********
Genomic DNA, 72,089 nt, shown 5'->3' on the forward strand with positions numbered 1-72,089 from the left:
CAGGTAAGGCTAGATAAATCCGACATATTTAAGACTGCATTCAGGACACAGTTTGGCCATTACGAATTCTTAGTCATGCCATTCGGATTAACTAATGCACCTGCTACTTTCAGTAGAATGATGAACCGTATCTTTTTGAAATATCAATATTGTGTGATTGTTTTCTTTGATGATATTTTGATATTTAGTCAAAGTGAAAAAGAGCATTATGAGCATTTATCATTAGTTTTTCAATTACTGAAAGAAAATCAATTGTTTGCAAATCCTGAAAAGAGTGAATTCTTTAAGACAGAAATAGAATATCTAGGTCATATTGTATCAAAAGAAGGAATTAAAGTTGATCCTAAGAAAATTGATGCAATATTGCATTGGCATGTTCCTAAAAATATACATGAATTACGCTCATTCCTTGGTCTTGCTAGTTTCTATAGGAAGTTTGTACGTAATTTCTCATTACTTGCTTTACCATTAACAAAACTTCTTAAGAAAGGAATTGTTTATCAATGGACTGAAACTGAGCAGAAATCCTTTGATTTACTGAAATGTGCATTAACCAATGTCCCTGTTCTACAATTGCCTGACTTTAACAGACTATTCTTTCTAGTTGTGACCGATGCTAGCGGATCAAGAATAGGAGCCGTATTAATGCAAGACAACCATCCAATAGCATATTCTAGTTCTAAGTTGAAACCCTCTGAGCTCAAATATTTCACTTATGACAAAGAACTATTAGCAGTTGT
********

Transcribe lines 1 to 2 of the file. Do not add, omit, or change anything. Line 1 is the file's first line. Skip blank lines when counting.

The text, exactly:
Genomic DNA, 72,089 nt, shown 5'->3' on the forward strand with positions numbered 1-72,089 from the left:
CAGGTAAGGCTAGATAAATCCGACATATTTAAGACTGCATTCAGGACACAGTTTGGCCATTACGAATTCTTAGTCATGCCATTCGGATTAACTAATGCACCTGCTACTTTCAGTAGAATGATGAACCGTATCTTTTTGAAATATCAATATTGTGTGATTGTTTTCTTTGATGATATTTTGATATTTAGTCAAAGTGAAAAAGAGCATTATGAGCATTTATCATTAGTTTTTCAATTACTGAAAGAAAATCAATTGTTTGCAAATCCTGAAAAGAGTGAATTCTTTAAGACAGAAATAGAATATCTAGGTCATATTGTATCAAAAGAAGGAATTAAAGTTGATCCTAAGAAAATTGATGCAATATTGCATTGGCATGTTCCTAAAAATATACATGAATTACGCTCATTCCTTGGTCTTGCTAGTTTCTATAGGAAGTTTGTACGTAATTTCTCATTACTTGCTTTACCATTAACAAAACTTCTTAAGAAAGGAATTGTTTATCAATGGACTGAAACTGAGCAGAAATCCTTTGATTTACTGAAATGTGCATTAACCAATGTCCCTGTTCTACAATTGCCTGACTTTAACAGACTATTCTTTCTAGTTGTGACCGATGCTAGCGGATCAAGAATAGGAGCCGTATTAATGCAAGACAACCATCCAATAGCATATTCTAGTTCTAAGTTGAAACCCTCTGAGCTCAAATATTTCACTTATGACAAAGAACTATTAGCAGTTGT